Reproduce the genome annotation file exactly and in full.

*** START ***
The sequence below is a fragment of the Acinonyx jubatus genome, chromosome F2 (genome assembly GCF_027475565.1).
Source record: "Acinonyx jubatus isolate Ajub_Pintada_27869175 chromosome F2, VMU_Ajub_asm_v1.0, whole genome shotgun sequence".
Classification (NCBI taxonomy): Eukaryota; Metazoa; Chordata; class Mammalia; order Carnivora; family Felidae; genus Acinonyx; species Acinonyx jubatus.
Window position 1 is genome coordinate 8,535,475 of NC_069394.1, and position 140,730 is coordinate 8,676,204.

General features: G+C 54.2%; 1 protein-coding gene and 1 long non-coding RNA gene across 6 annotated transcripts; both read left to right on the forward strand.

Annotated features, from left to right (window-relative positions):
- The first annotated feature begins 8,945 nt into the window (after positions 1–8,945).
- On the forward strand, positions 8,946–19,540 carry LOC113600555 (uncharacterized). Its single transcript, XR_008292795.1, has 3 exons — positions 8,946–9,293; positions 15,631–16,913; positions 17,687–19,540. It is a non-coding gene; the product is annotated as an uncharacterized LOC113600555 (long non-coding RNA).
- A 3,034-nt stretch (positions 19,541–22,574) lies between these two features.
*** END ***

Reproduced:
The sequence below is a fragment of the Acinonyx jubatus genome, chromosome F2 (genome assembly GCF_027475565.1).
Source record: "Acinonyx jubatus isolate Ajub_Pintada_27869175 chromosome F2, VMU_Ajub_asm_v1.0, whole genome shotgun sequence".
Classification (NCBI taxonomy): Eukaryota; Metazoa; Chordata; class Mammalia; order Carnivora; family Felidae; genus Acinonyx; species Acinonyx jubatus.
Window position 1 is genome coordinate 8,535,475 of NC_069394.1, and position 140,730 is coordinate 8,676,204.

General features: G+C 54.2%; 1 protein-coding gene and 1 long non-coding RNA gene across 6 annotated transcripts; both read left to right on the forward strand.

Annotated features, from left to right (window-relative positions):
- The first annotated feature begins 8,945 nt into the window (after positions 1–8,945).
- On the forward strand, positions 8,946–19,540 carry LOC113600555 (uncharacterized). Its single transcript, XR_008292795.1, has 3 exons — positions 8,946–9,293; positions 15,631–16,913; positions 17,687–19,540. It is a non-coding gene; the product is annotated as an uncharacterized LOC113600555 (long non-coding RNA).
- A 3,034-nt stretch (positions 19,541–22,574) lies between these two features.